Gamification, project based learning, flipped classrooms, STEM, maker education…these are just a few popular pieces of jargon that any connected educator will have come across in the last year.

There are now entire conferences (maybe even closer to cults) on flipping your classroom. Gamification has its own research network. The president of the United States is making it a priority to increase STEM education in America. The maker movement has made its way into classrooms through technology like robotics, programming and 3D printing. Clearly schools are changing. The way we teach is changing. But which changes are actually making a positive impact, and which are not? As teachers and leaders are we jumping on the buzzword bandwagon too quickly?

I am writing this post as a reminder to myself not to get too caught up in the hype (not to sound preachy). The education pendulum is polarized, often swinging from one extreme to the next – students should sit a desk; NO! We should ditch all the desks! It can be confusing.

As a scientist, I am a skeptic. As I teacher, I am an optimist. I want to believe that “best practices” exist that can reach every student and enable them to achieve, but I am also critical and cautious. In the past I have wasted time and resources by not investigating claims properly (learning styles anyone?). In the spirit of full disclosure, I admit that I have succumbed to the effects of a charismatic and persuasive speaker. I have even BEEN that speaker, overeager to share positive experiences with mostly anecdotal evidence. I have experienced the educational version of “the Dr. Oz effect.”

Allow me to use an analogy here. Would you try a new drug that has not been researched, tested and approved by a group of reliable scientists? Probably not. But we don’t have the time or necessary knowledge to sift through medical journals analyzing data and evaluating bias. It’s not our job anyway. Instead we trust the advice of experts – our doctors. But who are the experts in education? We are all meant to be experts in our respective fields – teachers, coordinators, facilitators and administrators alike. In my humble opinion, however, we certainly do not hold educational practices to the same scrutiny as our medical counterparts. Maybe it’s silly to compare a blood test to a biology test, but as a teacher it is my job to know the best way to help my students learn just as my doctor should know how to keep me healthy. At the end of the day, I am the one accountable to my students and their parents. I have a vested interest in student achievement and I take it very seriously. The problem is that even though I am meant to be the expert on all things education, I don’t have the time during the school year to vet every tweet, email or PD presentation with a scrupulous scientific comb. Therefore, when I am flooded with ideas about “the next best thing” I have to start by using my intuition and experience to decide if a change is worth my time or if it is not – like whether I should teach like a pirate, champion, rockstar, velociraptor, ceiling fan or whatever else is trending at the moment. Thankfully we have summer vacation to reflect on what we have tried during the school year and to read a few more books, blogs or journal articles to inform our practice. And I can finally read some of those Marshall Memos that have accumulated in my inbox!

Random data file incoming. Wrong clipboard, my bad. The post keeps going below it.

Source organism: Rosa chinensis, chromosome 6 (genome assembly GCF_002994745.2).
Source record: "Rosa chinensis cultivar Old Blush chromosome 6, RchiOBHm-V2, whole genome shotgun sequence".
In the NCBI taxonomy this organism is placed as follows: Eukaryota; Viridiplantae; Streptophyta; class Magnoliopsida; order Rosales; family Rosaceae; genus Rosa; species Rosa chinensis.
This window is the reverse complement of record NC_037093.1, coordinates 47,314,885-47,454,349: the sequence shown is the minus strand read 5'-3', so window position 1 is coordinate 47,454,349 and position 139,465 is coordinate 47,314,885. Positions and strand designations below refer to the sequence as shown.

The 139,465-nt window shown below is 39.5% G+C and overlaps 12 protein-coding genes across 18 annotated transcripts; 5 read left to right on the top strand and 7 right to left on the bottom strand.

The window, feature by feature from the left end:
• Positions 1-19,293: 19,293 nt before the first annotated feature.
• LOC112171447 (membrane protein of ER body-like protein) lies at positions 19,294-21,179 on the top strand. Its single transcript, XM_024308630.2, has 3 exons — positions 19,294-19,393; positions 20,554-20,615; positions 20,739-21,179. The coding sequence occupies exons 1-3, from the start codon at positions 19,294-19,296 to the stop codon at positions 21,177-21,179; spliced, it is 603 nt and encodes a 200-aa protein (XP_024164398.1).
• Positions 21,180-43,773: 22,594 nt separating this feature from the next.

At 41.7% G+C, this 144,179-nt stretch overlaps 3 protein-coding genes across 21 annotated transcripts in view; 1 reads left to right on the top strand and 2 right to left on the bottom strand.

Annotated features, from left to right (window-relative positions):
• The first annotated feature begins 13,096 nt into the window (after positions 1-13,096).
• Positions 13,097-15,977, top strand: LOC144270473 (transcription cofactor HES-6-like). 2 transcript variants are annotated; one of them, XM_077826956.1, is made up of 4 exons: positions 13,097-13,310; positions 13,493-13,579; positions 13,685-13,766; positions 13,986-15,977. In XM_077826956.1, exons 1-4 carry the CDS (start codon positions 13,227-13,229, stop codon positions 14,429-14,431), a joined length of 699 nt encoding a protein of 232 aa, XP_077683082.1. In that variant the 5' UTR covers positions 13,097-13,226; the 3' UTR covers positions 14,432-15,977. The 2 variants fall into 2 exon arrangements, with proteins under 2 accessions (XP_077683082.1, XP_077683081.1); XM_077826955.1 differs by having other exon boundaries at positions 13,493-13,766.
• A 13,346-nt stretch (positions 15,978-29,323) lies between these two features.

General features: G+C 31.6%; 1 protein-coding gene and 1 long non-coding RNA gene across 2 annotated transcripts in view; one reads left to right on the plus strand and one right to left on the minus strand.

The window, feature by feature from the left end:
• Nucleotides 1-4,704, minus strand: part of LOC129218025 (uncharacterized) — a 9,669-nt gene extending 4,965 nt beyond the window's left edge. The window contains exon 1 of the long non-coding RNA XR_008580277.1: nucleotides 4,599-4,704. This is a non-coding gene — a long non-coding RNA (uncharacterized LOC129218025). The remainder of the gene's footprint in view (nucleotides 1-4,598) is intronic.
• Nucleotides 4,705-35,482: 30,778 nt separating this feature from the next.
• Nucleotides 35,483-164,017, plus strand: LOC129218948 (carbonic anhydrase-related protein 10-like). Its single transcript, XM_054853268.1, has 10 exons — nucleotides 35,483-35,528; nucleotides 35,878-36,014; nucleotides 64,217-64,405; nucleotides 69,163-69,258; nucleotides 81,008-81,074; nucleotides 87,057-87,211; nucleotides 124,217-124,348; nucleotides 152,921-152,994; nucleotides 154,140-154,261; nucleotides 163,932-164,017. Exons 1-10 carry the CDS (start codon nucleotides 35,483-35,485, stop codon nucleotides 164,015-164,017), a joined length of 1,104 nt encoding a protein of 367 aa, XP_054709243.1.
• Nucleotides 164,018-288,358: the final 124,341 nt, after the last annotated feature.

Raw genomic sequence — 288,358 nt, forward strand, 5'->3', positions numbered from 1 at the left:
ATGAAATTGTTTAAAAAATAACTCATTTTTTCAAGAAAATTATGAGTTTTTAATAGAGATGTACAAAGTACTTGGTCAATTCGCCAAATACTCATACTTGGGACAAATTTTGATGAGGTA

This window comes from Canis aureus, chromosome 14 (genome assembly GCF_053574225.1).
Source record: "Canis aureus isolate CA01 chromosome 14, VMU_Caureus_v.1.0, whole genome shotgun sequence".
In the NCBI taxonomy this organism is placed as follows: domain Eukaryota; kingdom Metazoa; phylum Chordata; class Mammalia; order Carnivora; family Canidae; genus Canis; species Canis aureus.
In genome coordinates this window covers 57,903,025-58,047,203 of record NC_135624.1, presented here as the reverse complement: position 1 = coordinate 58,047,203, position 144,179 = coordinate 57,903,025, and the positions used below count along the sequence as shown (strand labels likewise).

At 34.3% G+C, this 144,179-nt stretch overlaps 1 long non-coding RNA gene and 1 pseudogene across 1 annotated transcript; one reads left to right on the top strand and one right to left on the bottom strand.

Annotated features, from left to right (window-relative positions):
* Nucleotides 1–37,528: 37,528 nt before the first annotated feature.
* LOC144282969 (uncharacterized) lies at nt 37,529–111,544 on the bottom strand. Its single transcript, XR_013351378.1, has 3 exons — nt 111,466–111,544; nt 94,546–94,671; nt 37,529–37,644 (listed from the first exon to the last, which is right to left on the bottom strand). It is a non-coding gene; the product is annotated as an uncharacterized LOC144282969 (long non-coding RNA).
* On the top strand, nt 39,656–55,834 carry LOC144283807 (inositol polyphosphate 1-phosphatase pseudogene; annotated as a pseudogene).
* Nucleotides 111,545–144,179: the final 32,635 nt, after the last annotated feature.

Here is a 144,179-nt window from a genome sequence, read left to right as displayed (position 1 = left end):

The title of this blog post – Who’s minding the store? – comes not from the 1963 Jerry Lewis movie, which for the record is way before my time ;). It is the title of a chapter in one of my favourite books called Dancing Naked in the Mind Field by Dr. Kary Mullis. I share this chapter with all of my IB biology students as part of helping them understand a bit more about the nature of science. I won’t spoil it for you because it’s brilliant. The author (a Nobel laureate and inventor of PCR by the way!) can be described as someone who refuses to accept any proposition based on secondhand or hearsay evidence, and always looks for the “money trail” when scientists make announcements.” 1  The chapter relates to the fact that while we do have governing bodies like the MOE and the IBO guiding and directing our practice, it is ultimately up to us to be critical and reflective of what we are doing in the classroom.

I think the main message to myself is that changes can be positive if made for the right reasons and if supported with external/personal research and reflection. If possible, both quantitative and qualitative data relevant to student learning should be collected and analysed from multiple sources (including your own classroom). Last school year I experimented with two practices that I felt had merit – gamification and project based learning. I attended PD on both of these topics to see how they could fit into MYP science. However, I mostly dove in head first as I knew that if I did not just do it, I would over think things and never get started. I will post my reflections and research in the near future.

This summer I also did a bit of reading around the topic of research in education. The following books proved to be very interesting and I will post reflections on these as well.

Make It Stick – The Science of Successful Learning by Peter C. Brown, Henry L. Roediger III and Mark A. McDaniel

When Can You Trust the Experts? How to Tell Good Science from Bad in Education by Daniel T. Willingham

Teacher Proof: Why research in education doesn’t always mean what it claims, and what you can do about it by Tom Bennett

Visible Learning and the Science of How We Learn by John Hattie and Gregory Yates



1  This quotation comes from the back of the book.

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